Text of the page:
I remember my mother making our blackout curtains!  They were made from a special heavyweight black material which was commissioned by the government at the beginning of the war. My mother made yellow cutouts of the sun, moon and stars to cheer ours up!  During the war it was an criminal offence not to block out the light from your windows because they could help bomber pilots to pinpoint targets and as many people did not have curtains at all (or only nets) and few curtains at the time blocked out light completely, blackout material was bought to make new curtains.   
There is no truth in the story of babies being bayoneted - it is one of those apocryphal stories of war, probably being told now about Americans bayonetting babies in Iran or Afghanistan, just as it was said about Napoleon's armies. However, many atrocities were committed by the Germans in pursuit of their 'master race' and there were acts of mass genocide long before there were concentration camps. As well as Jews, Communists, Socialists, Gipsies, Homosexuals and the Mentally Ill were targetted. There are a lot of graphic descriptions on the internet and for facts and figures Hitler, the Germans, and the Final Solution, recently recommended in Current Events, is worth reading.   (But let us not fool ourselves that there were no atrocities committed by the Allies in WWII - in war, truth is the first victim and victors write the history:smileysad:.)
Censorship by governments is a vital tool of war because it is important that the enemy does not find out certain things. It was used by governments then and is used by governments now - 'Careless Talk Costs Lives'. Propaganda was also a serious part of the war effort on both sides and there were broadcasters, like Lord Haw Haw, who were specifically engaged to put out 'misinformation'.  You can hear Lord Haw Haw here. The radio was a very important tool for governments during the war and broadcasters were encouraged by governments to insert propaganda material into their scripts, often using specially coded language.    Here is some information on the black propaganda used by the British. Another another important tool of propaganda were the posters which the government had displayed everywhere. I remember them very well, especially the ones about using food economically. Mars Bars, for instance, displayed a poster showing a bar cut into 7 pieces, one for each day of the week.  When sweets came off the ration the first thing I purchased was a whole Mars Bar!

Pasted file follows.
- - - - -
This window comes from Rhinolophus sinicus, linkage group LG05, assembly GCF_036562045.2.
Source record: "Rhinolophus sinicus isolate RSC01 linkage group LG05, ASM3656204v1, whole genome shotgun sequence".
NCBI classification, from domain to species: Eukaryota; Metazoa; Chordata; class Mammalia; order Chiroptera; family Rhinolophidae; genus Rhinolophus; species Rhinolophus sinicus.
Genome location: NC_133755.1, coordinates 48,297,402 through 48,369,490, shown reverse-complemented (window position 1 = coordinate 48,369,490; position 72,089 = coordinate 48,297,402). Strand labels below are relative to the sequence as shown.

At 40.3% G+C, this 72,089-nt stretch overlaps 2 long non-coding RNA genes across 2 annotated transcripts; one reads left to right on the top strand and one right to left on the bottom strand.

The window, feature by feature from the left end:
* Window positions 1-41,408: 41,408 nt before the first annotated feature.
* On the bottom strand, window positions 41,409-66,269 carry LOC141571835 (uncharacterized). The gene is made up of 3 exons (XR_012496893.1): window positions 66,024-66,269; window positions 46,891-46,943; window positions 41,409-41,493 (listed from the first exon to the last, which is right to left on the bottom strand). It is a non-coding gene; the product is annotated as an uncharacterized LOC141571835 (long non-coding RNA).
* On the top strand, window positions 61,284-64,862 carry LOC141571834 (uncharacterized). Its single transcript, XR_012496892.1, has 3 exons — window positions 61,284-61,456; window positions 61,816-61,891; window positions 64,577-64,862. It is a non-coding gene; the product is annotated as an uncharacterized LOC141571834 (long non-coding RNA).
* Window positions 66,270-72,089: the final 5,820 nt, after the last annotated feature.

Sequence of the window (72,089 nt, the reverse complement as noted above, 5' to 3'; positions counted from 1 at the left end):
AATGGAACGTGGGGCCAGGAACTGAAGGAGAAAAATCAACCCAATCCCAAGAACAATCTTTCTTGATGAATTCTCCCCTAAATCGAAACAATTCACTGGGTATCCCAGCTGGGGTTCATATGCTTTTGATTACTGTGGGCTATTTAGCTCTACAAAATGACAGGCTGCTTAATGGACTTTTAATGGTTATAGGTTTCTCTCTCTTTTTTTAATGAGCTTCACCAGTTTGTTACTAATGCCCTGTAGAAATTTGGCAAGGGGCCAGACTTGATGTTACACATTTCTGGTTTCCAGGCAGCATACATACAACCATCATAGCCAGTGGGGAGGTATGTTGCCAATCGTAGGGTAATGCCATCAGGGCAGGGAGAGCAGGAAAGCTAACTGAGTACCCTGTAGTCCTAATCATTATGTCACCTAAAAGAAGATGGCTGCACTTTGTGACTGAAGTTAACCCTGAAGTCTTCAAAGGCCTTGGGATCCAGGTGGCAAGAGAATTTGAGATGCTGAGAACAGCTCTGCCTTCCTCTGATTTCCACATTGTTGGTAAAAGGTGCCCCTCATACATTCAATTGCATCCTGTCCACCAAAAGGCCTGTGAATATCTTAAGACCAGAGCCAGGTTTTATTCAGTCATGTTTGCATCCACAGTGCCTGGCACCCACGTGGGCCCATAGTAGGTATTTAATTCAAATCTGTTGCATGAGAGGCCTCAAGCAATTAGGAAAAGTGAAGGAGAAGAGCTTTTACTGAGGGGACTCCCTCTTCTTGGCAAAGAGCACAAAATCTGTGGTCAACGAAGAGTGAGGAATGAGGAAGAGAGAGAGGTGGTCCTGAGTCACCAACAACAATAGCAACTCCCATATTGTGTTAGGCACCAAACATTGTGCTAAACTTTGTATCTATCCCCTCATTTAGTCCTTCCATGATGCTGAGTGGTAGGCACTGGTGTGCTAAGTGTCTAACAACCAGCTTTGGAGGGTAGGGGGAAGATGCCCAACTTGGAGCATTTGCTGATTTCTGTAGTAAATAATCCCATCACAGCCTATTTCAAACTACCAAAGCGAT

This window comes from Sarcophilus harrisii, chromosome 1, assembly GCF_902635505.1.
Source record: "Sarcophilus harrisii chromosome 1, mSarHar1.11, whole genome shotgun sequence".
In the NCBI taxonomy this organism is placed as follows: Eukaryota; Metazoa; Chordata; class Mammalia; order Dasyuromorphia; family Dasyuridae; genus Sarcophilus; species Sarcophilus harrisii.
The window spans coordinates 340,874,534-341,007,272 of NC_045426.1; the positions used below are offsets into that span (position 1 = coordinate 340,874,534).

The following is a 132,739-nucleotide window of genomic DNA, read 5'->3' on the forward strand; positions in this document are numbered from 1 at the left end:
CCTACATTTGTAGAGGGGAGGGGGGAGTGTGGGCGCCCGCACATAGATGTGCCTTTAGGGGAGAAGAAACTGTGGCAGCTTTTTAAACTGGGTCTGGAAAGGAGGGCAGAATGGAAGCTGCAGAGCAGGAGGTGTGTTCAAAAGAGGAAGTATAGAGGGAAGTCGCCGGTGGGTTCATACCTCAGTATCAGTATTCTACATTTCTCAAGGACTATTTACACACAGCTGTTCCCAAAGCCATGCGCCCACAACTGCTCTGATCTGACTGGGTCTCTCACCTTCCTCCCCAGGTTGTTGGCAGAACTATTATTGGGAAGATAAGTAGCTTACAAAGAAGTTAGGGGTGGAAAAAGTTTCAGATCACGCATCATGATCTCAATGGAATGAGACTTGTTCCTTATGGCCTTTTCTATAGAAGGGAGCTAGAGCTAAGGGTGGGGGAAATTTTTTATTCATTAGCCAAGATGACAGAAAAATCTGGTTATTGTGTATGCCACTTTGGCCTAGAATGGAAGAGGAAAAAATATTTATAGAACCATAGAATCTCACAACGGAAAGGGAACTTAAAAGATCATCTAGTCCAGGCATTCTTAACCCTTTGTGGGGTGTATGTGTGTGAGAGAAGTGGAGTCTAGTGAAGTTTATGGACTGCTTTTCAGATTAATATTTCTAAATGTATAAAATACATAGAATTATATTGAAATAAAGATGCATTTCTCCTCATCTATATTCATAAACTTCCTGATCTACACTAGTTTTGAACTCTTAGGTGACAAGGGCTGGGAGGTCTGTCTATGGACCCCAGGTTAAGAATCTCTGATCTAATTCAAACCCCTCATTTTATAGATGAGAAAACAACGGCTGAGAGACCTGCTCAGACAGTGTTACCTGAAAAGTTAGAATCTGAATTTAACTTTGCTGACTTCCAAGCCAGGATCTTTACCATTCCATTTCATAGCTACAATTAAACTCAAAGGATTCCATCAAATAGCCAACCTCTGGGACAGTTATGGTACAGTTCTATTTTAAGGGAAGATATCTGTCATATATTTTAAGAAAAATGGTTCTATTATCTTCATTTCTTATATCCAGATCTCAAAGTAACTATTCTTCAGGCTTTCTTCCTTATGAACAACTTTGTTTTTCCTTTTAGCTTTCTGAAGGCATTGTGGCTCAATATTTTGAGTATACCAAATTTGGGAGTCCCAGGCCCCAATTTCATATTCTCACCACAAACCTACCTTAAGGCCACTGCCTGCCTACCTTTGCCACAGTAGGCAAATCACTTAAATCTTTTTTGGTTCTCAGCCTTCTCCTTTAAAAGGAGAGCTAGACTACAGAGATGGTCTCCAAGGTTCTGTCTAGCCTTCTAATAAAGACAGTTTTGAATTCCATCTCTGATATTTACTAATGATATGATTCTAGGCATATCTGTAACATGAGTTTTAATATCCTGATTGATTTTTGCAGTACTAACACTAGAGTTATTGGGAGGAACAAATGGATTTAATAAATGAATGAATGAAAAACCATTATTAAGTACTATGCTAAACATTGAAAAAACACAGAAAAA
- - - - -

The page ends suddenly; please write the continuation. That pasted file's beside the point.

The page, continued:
Douches were commonly used after sex and to procure abortions in the early part of an unwanted pregnancy. Before the Pill this was one of the few 'contraceptives' available, though largely ineffective.  My mother had one, I had one.